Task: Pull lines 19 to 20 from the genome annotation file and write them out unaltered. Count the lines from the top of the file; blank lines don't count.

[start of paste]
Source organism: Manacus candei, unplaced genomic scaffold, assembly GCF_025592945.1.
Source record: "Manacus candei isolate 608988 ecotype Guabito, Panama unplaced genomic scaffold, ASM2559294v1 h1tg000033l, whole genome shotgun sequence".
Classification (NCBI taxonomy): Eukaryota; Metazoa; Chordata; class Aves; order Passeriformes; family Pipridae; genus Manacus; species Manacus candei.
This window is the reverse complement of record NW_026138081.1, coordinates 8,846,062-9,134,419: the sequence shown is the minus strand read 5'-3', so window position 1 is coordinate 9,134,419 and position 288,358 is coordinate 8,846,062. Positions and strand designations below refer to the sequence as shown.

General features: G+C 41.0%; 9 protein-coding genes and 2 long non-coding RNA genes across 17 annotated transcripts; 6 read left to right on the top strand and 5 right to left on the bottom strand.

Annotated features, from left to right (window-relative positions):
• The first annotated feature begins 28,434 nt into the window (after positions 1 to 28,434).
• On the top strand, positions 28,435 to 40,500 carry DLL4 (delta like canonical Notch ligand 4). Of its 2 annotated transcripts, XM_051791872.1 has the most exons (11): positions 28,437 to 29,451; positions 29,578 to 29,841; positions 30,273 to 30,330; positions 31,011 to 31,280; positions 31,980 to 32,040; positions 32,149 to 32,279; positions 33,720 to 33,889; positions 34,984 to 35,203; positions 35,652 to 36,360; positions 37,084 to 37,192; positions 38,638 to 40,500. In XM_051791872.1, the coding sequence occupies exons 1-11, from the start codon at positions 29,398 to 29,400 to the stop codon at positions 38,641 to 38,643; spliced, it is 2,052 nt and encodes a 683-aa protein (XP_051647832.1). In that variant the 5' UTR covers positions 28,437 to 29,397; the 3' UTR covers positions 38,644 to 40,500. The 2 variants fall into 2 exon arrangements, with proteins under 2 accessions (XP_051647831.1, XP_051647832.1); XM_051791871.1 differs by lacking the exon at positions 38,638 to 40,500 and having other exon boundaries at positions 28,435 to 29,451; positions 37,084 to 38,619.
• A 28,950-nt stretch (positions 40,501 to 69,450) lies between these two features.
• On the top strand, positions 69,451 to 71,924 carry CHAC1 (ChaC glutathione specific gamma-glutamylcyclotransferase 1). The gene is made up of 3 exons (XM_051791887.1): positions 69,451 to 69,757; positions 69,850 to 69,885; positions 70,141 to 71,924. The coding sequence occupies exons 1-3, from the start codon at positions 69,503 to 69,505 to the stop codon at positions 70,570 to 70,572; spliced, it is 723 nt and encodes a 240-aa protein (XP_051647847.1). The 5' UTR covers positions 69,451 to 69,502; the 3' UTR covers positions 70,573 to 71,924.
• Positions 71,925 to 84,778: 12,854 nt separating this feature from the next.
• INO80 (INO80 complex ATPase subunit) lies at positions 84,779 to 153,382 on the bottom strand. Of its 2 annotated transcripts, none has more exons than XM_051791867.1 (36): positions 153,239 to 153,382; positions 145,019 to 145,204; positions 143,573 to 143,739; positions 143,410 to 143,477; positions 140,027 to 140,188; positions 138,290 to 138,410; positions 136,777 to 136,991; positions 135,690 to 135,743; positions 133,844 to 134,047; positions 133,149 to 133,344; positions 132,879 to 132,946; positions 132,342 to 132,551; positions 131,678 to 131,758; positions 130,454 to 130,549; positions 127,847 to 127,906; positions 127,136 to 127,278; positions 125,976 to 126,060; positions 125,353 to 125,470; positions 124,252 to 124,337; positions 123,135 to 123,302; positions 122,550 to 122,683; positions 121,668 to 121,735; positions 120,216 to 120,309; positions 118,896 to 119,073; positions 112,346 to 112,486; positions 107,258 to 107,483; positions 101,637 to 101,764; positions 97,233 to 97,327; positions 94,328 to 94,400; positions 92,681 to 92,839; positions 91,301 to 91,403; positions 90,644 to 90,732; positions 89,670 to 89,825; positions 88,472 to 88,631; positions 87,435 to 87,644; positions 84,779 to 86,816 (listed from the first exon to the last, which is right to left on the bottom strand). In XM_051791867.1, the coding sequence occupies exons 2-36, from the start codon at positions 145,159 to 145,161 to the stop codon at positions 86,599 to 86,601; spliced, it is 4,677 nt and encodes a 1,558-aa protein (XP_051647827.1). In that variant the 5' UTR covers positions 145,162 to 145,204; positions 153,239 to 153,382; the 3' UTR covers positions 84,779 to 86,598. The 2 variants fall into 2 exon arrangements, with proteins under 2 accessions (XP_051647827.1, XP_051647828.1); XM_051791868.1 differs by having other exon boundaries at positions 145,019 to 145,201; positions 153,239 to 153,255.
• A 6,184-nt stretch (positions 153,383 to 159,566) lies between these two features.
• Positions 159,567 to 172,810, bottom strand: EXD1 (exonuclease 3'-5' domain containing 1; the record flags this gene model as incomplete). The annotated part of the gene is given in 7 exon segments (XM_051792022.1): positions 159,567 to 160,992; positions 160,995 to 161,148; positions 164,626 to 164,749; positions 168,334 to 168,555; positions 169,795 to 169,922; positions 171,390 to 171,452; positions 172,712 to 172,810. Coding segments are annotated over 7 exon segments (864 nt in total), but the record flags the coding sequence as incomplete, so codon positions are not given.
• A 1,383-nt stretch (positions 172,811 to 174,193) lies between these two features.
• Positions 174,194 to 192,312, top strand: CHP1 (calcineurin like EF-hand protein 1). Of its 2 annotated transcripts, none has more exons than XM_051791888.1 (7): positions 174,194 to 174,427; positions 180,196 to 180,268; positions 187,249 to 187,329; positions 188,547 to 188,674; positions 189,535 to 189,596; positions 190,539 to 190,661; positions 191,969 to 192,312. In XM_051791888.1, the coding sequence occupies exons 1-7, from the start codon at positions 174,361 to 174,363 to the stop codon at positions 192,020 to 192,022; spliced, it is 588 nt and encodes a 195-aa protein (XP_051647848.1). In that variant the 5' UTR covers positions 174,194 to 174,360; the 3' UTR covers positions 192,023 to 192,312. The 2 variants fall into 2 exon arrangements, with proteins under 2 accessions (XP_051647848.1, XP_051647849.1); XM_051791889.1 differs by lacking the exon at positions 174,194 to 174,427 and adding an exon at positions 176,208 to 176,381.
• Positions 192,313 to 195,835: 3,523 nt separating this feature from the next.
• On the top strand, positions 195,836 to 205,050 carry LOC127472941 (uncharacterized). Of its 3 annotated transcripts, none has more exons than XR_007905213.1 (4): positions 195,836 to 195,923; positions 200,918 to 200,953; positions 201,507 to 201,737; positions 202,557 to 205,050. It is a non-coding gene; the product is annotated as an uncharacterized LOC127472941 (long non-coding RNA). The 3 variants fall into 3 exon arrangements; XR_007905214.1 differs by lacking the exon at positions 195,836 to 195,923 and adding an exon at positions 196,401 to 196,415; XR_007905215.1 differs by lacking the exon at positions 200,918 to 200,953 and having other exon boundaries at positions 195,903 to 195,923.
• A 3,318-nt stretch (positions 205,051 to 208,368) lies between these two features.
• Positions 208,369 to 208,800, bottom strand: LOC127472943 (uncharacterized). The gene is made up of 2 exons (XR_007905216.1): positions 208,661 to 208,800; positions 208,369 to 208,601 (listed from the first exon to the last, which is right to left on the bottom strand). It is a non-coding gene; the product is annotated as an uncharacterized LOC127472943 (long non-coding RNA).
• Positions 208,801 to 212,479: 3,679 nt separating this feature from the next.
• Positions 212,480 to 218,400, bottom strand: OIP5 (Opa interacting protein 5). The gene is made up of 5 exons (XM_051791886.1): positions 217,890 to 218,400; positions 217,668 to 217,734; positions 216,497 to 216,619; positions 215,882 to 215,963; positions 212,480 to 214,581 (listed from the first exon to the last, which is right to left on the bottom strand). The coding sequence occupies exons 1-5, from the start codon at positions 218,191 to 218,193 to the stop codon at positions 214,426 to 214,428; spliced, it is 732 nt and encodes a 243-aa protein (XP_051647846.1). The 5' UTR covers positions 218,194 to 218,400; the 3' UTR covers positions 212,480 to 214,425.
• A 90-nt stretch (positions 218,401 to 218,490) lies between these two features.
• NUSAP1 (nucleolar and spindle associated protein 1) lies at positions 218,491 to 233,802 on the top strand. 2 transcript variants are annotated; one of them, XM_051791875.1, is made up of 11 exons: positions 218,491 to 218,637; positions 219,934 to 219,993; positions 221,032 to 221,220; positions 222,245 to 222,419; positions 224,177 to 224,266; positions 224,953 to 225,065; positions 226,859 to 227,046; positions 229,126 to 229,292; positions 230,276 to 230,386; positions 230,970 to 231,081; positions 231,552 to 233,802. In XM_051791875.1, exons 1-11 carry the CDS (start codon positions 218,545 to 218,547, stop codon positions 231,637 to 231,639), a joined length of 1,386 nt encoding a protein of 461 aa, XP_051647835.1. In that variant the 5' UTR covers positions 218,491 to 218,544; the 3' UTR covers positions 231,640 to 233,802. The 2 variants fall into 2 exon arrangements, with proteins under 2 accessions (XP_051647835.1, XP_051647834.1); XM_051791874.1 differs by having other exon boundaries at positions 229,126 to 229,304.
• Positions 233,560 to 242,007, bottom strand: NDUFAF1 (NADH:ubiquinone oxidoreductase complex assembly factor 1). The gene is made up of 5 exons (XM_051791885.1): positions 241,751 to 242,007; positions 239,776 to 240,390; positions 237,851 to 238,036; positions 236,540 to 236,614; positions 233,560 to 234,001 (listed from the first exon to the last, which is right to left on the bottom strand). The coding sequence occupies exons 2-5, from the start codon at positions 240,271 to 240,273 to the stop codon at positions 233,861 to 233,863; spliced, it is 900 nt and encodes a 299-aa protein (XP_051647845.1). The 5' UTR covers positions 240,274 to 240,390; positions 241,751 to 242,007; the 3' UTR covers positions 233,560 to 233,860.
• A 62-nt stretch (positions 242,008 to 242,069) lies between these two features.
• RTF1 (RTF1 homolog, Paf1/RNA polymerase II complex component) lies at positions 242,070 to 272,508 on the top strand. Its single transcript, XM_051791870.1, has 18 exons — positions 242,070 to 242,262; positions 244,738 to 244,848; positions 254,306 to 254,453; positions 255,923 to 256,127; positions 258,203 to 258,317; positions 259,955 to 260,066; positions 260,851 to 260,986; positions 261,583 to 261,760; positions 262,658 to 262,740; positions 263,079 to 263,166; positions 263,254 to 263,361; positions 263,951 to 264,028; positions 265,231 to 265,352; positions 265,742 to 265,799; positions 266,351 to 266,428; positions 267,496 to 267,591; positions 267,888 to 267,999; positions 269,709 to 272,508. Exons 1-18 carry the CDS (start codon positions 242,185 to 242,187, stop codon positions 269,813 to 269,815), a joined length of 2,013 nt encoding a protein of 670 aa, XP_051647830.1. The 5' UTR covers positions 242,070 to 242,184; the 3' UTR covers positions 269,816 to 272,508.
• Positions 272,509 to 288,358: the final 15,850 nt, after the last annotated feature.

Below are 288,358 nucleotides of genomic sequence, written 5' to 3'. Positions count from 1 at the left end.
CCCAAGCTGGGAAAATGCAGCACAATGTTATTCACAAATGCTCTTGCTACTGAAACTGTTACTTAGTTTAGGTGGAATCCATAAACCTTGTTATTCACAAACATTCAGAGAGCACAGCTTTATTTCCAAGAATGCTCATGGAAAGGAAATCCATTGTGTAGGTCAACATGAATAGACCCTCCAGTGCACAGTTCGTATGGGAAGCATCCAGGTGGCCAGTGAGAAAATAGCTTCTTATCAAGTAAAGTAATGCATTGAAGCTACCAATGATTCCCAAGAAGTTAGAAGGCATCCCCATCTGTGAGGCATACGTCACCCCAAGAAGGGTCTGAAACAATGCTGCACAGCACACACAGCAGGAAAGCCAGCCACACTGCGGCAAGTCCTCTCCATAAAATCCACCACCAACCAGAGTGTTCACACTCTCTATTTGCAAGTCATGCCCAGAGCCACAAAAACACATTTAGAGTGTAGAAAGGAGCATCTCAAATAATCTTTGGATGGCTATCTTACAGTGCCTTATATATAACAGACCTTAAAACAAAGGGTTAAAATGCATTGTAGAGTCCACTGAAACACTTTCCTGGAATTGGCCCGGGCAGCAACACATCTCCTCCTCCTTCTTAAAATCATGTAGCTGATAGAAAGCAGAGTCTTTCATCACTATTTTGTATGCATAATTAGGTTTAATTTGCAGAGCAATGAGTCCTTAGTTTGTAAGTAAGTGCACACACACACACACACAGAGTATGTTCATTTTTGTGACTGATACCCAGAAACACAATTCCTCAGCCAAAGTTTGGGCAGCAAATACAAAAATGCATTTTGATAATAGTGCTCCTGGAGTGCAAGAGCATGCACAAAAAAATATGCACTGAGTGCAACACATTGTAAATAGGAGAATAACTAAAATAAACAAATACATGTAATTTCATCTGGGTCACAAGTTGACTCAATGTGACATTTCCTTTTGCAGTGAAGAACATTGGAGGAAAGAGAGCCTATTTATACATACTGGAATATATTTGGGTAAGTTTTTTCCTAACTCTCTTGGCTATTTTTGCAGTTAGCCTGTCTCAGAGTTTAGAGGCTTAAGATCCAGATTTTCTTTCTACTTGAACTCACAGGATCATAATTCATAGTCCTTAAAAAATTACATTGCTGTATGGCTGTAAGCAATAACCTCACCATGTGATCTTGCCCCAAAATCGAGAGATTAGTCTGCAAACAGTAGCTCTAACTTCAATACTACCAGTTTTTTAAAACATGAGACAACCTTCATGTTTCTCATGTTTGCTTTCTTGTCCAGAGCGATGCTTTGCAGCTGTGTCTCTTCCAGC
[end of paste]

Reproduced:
• A 3,318-nt stretch (positions 205,051 to 208,368) lies between these two features.
• Positions 208,369 to 208,800, bottom strand: LOC127472943 (uncharacterized). The gene is made up of 2 exons (XR_007905216.1): positions 208,661 to 208,800; positions 208,369 to 208,601 (listed from the first exon to the last, which is right to left on the bottom strand). It is a non-coding gene; the product is annotated as an uncharacterized LOC127472943 (long non-coding RNA).